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A coffee with Brendan Jol, Assistant Project Manager

Hello Brendan. You’re one of the more versatile members of our Project Management team, sharing your time between our Wetherill Park workshop as well as being out on site. What does a ‘typical’ day look like for you?

It’s hard to define a ‘typical day’, because every day is different depending on the requirements of our projects. You might find me in Taree, Albury or anywhere in between – primarily overseeing job sites, maintaining and implementing health and safety procedures, liaising with multiple contractors to ensure the site is running smoothly and jumping on the tools whenever needed. I’ve got nearly 20 years under my toolbelt as a carpenter/joiner so I enjoy being on the tools and keeping my hands busy.

What qualities are important in your job?

The ability to multi-task and be adaptable. Being able to find out-of-the-box solutions for out-of-the-ordinary problems. Also, being able to acknowledge when a job is too big for just one person and to ask for a hand. 

How do you measure ‘success’ on your projects?

For me, success is being able to go to a job in the future and proudly tell my kids I was part of the team that built it. A job well done means the client is happy, the Fleetwood management team is happy and the subbies are all keen to come back for another job in the future!

What are some of the biggest challenges you come across?

Access is often a huge challenge in this role; being able to find a way to make a job happen even when it looks like it’s physically impossible to reach the site – safely and effectively – with the necessary materials and equipment.

This is actually your second stint with the Fleetwood team. What did you do the first time around? 

Round One, Fleetwood Edition! I used to be a subbie and worked on quite a few boardwalks, bridges and external structures. I actually worked with my brother, uncles and then eventually my Dad, Marinus Jol. He was basically doing the role I’m doing now. Like father, like son!

How has Fleetwood changed in your time away?

It’s a LOT bigger! The projects, the factory, the staff and the goals. Everything is on a much grander scale now. However, one thing that hasn’t changed is Fleetwood’s commitment to their employees. That’s as strong as ever.

In between your stints with Fleetwood, you did some pretty amazing work in really remote areas of New Zealand. Any memorable moments?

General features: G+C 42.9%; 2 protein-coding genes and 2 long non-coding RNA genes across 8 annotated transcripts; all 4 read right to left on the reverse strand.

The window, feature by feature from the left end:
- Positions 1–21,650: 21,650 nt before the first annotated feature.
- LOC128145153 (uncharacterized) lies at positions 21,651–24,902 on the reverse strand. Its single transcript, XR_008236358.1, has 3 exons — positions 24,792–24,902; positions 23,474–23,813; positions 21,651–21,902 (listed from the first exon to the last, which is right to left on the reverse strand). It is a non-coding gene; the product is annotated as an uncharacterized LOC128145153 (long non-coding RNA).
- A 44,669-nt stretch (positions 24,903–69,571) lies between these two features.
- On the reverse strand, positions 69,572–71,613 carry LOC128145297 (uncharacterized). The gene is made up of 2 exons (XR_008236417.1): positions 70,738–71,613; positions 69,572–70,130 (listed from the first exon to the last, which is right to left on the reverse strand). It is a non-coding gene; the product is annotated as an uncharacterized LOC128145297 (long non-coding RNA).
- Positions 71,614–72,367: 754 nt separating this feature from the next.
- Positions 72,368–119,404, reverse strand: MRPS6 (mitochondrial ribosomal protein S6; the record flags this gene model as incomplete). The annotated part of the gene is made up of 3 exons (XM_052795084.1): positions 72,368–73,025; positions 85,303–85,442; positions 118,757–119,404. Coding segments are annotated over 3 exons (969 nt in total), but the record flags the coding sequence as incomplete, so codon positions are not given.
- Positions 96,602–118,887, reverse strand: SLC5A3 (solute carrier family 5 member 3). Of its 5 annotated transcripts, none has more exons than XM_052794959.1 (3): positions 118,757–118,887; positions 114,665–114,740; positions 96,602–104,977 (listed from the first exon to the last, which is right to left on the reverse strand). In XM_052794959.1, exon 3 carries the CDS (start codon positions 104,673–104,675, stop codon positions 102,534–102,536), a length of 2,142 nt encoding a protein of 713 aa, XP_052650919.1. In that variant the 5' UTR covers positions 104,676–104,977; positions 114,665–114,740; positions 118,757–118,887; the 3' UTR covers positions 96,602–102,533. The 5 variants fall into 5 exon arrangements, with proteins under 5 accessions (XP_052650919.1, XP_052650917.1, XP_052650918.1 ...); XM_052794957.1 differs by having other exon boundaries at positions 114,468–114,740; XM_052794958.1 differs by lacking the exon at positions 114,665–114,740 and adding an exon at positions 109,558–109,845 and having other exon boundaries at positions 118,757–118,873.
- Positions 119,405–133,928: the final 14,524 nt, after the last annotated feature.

My most memorable NZ project also happened to be my first one, a 50-metre suspension bridge on the South Island. We were helicoptered out to the middle of nowhere, dropped off with our gear, parts of a prefabricated bridge, some food and only a satellite phone for communication.  That job took ‘manual labour’ to a whole new level – for days on end we shovelled and shivered in torrential rain (thank goodness the National Park hut we were living in had hot water). It was a fantastic initiation into bridge building as no job was ever as difficult as that one and the site was in one of the most beautiful parts of NZ.

Brendan installing a bridge in NZ
Brendan giving a hand on the forklift

What was the best thing about living and working in NZ? 

Due to NZ being relatively small, I had the privilege of working on jobs all over the country, from the top of the North Island to the bottom of the South Island. Some jobs were in the middle of cities and others were over creeks on volcanic mountains or in the middle of the bush, so I feel lucky to have seen so many parts of such a beautiful country and to be able to create access to those places so more people can enjoy them.

What’s been the best thing about coming back to Sydney?

Family. I have a huge extended family (my mum is one of 10 children and my dad is one of 5!) and my cousins and I all grew up very close. Now most of us have our own families, so I want my children to grow up with close relationships with their cousins like I did.  The weather in Australia is a bonus too.  We are beach people and we currently live on the Central Coast. In NZ we also lived on the coast – but often we could only spend five minutes at the beach before the wind came howling through, we’d just get the kids straight in the car and head home to a hot shower!

Just finally, one of your greatest outdoor passions is fishing. Can you tell us about the ‘one that got away’?

Ooooooh, don’t get me started. The family and I were out on the boat underneath the Rip Bridge near Ettalong. My 8-year old daughter hooked a jewfish which was so huge she handed the rod over to me before she got pulled in, as it was only a 2kg line! I reeled it in and had it right up against the side of the boat, but we didn’t have a net with us so I tried to pull the fish up by hand and hold the rod at the same time. It. Snapped. The. Rod. In. Half. I was left holding half a fishing rod and turned around to see the worst look of disappointment on my daughter’s face that I’d ever seen. That fish is definitely now my nemesis.

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